On the second image you can see the sensor again (this time upright), as well as the bottom of the pcb (never mind the sloppy soldering). In the prototype, I basically hot-glued the lens barrel lined up to the bottom of the board and used the screw-mechanism to adjust the focal length (more on that below). My final design looks very similar, except that I used a single-piece perforated circuit board and drilled a 1/4" hole in the center for the sensor aperture - I did not include a picture because it is wrapped in a small, hot-glued foam box and mounted on the quad at the moment, and I am too lazy to take everything apart.
The image above shows the raw image data output of the mouse sensor with the optics adjusted. You can see my hand in front of a bright wall, making the hand itself appear dark. The distance sensor-hand is approximately 0.5 meters (give or take). The image is read out from the sensor via an Atmega which passes it on to a Perl/Tk script via serial. The serial protocol used by the ADNS 2610 is documented in the datasheet and fairly easy to emulate on a microcontroller. Since I knew that the keychain camera lens must have a focal length of a few millimeters, I basically determined the correct focal length by trial-and-error (I pointed it at a dark shelve on a bright wall and adjusted until it was clearly visible). Because the focal length is short compared to the object distance (~5mm versus something of the order of 1m), this setup does a reasonable job at focusing anything further away than 0.5-1m. On the actual quad, I do not look at the raw image data, but let the optical flow implementation on the mouse sensor to the hard work for me and just read x- and y- displacements.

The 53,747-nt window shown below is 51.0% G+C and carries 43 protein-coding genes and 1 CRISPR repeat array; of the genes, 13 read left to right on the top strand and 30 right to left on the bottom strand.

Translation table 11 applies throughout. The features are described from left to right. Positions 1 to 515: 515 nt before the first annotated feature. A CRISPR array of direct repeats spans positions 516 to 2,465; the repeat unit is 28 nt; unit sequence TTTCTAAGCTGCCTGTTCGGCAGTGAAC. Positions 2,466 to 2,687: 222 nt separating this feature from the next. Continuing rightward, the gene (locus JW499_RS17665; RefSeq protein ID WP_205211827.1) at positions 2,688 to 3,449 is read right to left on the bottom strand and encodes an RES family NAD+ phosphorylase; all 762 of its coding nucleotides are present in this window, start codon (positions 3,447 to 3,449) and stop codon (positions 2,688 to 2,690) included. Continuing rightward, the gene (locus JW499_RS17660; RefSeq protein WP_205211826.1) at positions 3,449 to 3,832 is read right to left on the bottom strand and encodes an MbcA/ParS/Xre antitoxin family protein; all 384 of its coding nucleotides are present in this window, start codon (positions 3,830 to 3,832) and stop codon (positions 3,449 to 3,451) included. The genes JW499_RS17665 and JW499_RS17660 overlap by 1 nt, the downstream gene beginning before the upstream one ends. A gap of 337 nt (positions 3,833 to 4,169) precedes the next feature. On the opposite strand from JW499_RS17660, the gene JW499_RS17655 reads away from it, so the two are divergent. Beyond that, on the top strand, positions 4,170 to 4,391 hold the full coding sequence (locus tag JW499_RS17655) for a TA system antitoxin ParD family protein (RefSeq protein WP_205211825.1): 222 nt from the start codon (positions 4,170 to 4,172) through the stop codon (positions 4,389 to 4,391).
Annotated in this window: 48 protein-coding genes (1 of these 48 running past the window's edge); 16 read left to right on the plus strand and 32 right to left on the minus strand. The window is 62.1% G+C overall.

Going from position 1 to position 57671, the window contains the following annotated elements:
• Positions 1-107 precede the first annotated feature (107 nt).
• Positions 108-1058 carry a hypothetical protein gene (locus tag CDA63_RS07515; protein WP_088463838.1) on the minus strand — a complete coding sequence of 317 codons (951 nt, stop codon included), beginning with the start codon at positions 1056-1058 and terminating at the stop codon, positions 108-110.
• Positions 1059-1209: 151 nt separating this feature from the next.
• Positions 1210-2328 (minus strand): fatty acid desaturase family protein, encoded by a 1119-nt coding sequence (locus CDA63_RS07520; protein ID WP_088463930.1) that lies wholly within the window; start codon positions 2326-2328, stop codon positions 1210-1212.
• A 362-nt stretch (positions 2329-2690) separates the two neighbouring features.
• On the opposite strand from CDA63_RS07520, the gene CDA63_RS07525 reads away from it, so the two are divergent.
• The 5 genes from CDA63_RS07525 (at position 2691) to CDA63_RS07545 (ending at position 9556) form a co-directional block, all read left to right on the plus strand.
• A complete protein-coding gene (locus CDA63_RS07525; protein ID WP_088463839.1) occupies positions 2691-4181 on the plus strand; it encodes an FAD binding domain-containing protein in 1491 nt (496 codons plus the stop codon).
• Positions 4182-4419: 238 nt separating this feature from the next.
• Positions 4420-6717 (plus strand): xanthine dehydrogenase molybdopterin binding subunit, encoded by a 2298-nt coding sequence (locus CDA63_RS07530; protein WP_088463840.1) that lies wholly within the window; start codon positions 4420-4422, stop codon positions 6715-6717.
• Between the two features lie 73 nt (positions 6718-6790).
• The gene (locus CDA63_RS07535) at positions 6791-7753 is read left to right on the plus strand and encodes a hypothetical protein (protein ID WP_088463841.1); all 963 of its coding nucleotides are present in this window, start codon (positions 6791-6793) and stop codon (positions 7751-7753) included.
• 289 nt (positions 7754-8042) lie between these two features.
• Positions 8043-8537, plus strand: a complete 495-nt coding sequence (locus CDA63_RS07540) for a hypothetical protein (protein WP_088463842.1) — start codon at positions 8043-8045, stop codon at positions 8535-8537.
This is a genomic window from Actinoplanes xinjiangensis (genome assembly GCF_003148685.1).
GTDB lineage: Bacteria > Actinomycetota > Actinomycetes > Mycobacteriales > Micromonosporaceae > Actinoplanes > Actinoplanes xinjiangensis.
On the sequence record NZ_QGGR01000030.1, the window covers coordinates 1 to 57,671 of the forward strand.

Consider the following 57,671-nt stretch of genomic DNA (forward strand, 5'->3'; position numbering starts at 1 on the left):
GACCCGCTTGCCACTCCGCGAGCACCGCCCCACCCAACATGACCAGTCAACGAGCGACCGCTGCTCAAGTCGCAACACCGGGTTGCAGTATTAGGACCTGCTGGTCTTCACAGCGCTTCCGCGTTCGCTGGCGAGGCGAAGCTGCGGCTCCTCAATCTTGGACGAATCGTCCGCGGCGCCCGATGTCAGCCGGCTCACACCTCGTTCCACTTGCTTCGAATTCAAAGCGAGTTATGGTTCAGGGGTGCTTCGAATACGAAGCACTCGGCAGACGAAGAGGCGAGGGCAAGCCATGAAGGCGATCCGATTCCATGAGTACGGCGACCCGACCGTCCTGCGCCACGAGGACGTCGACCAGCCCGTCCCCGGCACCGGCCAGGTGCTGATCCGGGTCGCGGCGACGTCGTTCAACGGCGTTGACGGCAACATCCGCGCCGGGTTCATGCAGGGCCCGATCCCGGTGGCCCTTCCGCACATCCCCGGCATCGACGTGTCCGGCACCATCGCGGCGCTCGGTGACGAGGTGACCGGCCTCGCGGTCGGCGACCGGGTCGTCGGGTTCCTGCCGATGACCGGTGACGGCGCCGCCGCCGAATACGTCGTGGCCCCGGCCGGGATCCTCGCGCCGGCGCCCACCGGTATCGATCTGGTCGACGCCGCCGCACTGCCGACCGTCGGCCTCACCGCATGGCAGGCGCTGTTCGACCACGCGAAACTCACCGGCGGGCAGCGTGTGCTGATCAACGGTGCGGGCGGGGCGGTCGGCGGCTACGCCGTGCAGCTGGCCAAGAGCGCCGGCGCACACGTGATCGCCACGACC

The mouse sensor rigged in this way appears to work quite well in daylight conditions outside, I have not tried to use it indoors yet (I would imagine one needs a reasonably well-lit environment). I did notice once that the quad seemed to get slightly confused by its own shadow in bright sunlight around noon, but I have not systematically tested this. You can see a screenshot of my GCS during a typical flight above. The window on the left just shows the attitude and other assorted information about the quad (the software is written in Perl/Tk - I mostly use Linux). The window on the right shows the ground-track in position-hold mode as detected by the quad. The blue bar indicates one meter, the trace starts in the center of the cross-hair. It did a reasonable job holding its position, it was a tad windy that day, I think. I am sure with some patience one could fine-tune the PID parameters to tighten the position-hold considerably.